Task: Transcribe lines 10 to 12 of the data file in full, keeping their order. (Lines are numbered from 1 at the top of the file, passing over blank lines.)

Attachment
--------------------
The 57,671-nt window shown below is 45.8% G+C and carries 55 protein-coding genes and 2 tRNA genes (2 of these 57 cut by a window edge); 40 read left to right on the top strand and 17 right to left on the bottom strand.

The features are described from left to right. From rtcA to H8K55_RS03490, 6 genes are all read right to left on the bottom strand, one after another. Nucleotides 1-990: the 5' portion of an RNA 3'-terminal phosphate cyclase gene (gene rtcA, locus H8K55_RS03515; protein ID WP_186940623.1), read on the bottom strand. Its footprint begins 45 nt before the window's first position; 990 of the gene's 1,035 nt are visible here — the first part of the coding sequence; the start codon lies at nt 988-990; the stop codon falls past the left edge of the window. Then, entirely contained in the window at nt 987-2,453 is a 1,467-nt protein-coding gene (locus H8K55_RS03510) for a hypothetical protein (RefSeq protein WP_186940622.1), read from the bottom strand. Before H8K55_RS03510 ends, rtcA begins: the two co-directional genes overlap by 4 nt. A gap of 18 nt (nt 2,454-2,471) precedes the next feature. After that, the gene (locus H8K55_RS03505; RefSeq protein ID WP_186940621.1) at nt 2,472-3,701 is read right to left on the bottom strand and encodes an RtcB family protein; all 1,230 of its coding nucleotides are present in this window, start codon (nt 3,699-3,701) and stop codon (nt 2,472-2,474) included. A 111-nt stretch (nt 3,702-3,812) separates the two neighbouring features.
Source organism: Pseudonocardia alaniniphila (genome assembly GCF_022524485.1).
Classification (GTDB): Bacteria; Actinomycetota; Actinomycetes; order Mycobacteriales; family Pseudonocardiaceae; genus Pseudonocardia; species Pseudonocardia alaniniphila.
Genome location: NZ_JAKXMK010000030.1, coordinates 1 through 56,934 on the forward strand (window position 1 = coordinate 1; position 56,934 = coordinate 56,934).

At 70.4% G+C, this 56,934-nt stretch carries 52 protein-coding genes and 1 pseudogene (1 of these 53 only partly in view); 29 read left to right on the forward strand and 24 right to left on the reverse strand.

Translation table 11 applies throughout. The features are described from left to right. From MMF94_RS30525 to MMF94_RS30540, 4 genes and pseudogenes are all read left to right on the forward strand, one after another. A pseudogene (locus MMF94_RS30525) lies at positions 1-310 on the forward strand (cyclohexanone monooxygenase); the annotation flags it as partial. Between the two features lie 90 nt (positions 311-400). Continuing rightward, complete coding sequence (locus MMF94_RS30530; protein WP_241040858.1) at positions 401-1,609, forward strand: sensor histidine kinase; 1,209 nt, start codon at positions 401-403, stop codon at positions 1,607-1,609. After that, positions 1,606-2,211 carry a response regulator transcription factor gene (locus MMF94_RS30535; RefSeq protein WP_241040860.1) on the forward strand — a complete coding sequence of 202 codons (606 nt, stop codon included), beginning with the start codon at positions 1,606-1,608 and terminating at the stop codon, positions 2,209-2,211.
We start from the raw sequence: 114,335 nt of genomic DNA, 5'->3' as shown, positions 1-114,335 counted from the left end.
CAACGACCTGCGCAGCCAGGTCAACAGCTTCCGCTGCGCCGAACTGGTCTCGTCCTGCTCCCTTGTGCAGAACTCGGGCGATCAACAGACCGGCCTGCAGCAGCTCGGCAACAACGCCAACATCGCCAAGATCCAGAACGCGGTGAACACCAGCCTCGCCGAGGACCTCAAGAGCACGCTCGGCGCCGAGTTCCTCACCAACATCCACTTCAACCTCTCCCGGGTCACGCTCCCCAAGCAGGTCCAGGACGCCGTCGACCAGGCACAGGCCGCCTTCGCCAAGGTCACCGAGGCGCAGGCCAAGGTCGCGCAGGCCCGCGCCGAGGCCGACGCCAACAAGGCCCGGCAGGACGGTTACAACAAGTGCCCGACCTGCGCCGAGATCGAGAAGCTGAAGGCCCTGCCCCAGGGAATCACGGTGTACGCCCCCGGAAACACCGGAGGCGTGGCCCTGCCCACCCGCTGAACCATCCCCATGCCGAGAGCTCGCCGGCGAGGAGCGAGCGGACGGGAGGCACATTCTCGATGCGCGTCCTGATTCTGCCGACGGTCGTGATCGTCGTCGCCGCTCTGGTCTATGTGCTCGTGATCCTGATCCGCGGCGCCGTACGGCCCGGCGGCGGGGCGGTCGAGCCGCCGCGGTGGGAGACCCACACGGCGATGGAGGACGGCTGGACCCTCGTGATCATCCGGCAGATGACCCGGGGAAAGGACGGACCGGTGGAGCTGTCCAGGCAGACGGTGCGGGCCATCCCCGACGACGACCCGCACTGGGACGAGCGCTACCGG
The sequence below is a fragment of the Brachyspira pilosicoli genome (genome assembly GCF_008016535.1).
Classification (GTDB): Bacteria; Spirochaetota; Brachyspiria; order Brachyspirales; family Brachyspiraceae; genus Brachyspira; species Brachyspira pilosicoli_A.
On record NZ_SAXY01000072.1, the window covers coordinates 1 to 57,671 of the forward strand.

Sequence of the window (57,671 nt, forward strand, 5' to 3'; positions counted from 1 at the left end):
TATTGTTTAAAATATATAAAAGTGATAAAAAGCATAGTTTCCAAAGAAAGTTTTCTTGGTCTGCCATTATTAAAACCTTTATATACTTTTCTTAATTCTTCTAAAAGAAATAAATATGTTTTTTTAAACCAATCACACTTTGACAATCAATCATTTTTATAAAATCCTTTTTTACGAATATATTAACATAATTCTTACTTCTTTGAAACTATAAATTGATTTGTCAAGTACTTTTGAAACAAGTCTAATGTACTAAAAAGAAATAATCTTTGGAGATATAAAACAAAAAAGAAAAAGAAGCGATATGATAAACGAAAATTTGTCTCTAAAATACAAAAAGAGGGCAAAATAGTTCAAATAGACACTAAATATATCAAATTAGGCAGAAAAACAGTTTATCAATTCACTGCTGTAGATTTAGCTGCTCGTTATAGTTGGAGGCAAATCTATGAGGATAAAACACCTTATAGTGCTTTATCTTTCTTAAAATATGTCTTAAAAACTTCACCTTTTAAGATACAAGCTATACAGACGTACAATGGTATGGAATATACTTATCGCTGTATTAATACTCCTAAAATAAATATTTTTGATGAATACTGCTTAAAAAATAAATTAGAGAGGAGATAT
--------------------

The sequence below is a fragment of the Brachyspira pilosicoli genome (genome assembly GCF_008016535.1).
Classification (GTDB): Bacteria; Spirochaetota; Brachyspiria; order Brachyspirales; family Brachyspiraceae; genus Brachyspira; species Brachyspira pilosicoli_A.
On record NZ_SAXY01000072.1, the window covers coordinates 1 to 57,671 of the forward strand.